The NZ Herald says work can make you better:
For some time, the startling increase in the number of people on sickness and invalids benefits has been as vexing as it is worrying. Have we become a sickly society? Is this the logical consequence of an ageing population? The relentless rise in the number of such beneficiaries – from 1.2 per cent of the working-age group in 1980 to 4.8 per cent today – suggested other factors were at work. Indeed, it is now apparent that a major factor is mental illness. Psychological disorders, led by stress and depression, accounted for the entire increase in sickness benefits and a third of the increase in invalids benefits from 1996 to 2002. This has obvious implications for those charged with getting as many beneficiaries as possible back into the workforce. …
Happily, it has just been highlighted by the Royal Australasian College of Physicians, which, in a position statement, noted that “the evidence is compelling: for most individuals, good work improves general health and wellbeing and reduces psychological stress”. The college points to a recent British review, which found the beneficial effects of work outweighed any risks, with the benefits much greater than the harmful effects of long-term unemployment or prolonged sickness absence.
I’ve had a couple of brief periods of unemployment or under-employment. During those times I did volunteer work so I was still doing something, rather than nothing.
The Press focuses on the proposed Gaza flotilla inquiry:
The Israelis also fear what they see as the stitch-up that the Goldstone inquiry into the assault on Gaza a couple of years ago became. Although it was led by a respected South African former judge, Richard Goldstone, and made some efforts at even-handedness, that inquiry’s findings were quickly unpicked by critics as weighted unfairly towards the Palestinians and ultimately were easily dismissed. One of Palmer’s tasks, if he gets the job, will be to ensure that the inquiry is conducted with a scrupulous regard to impartiality. A properly conducted inquiry might help defuse some of the tension that the raid has generated. It might go some way to averting serious and lasting diplomatic damage that at the moment seems inevitable.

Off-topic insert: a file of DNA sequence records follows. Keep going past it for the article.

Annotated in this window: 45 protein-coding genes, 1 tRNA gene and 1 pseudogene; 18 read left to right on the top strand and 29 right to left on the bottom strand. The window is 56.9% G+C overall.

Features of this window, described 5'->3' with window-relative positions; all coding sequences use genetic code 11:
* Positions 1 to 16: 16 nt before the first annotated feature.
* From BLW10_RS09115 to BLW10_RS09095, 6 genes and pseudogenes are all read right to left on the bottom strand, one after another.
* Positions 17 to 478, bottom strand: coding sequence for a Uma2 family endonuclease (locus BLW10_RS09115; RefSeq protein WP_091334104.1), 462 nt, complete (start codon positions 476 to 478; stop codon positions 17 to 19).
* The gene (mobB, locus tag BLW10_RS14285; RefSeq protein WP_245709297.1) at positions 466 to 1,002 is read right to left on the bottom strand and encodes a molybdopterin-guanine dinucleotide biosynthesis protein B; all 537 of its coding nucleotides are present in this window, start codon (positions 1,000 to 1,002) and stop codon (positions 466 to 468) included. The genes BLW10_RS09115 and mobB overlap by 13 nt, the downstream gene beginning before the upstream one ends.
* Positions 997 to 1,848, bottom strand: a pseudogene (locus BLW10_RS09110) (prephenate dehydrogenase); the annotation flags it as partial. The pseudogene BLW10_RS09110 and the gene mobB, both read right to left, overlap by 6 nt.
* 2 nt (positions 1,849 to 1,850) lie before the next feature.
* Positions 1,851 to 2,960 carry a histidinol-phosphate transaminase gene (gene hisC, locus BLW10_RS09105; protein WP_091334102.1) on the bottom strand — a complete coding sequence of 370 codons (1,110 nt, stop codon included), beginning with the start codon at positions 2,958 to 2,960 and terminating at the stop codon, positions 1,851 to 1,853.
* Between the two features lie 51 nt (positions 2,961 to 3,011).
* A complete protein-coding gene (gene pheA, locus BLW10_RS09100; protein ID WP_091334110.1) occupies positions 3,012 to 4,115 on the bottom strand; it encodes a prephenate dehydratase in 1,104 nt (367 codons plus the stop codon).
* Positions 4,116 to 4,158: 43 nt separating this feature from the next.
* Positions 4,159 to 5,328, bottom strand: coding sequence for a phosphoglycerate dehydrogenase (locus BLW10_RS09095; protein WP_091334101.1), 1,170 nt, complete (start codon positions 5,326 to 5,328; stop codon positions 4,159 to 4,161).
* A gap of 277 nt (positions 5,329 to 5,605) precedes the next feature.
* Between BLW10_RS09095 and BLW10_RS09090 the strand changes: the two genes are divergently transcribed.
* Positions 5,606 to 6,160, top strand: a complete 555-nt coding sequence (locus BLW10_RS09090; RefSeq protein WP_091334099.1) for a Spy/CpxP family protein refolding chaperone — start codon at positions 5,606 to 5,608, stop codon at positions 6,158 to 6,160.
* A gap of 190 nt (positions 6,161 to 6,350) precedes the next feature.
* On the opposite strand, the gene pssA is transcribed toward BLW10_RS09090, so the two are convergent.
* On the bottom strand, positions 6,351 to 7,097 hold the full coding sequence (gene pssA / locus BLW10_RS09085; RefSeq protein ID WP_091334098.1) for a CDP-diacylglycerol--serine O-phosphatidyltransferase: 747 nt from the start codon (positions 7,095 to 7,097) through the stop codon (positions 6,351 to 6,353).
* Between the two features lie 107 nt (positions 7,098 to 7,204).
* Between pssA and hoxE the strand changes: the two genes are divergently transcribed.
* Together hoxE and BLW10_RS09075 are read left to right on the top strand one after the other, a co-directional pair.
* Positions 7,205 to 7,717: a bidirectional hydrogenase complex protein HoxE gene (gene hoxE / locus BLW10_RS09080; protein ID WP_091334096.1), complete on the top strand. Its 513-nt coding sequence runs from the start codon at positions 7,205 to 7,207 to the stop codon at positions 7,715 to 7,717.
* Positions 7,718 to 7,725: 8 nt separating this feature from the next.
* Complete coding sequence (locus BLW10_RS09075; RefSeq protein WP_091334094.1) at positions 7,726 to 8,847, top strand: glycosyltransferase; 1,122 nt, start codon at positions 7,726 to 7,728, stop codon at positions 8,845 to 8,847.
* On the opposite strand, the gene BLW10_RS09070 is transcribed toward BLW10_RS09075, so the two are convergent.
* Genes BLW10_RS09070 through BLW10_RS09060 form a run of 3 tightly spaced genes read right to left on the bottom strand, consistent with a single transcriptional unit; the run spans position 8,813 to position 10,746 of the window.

I may not agree with Sir Geoffrey on alcohol reform, but I think he would be a very good choice for this role. NZ is one of the few countries seen pretty much as an honest broker, and a proper inquiry would be very beneficial.
Last year 10 people died on the roads over Queen’s Birthday Weekend. By late yesterday this year’s toll was one. That is good news, but it is still one too many.
Aroha Ormsby was killed when she was thrown from a car. Her death leaves three young children motherless, and friends and family confronting a personal tragedy that will never be revealed by a study of the bald statistics.
The death of Ms Ormsby – and of the hundreds of other New Zealanders killed each year – is why the police were right to trial a lower tolerance for those who break the speed limit. As long as there are New Zealanders dying on the roads there can be no slackening in the effort to make the roads safer.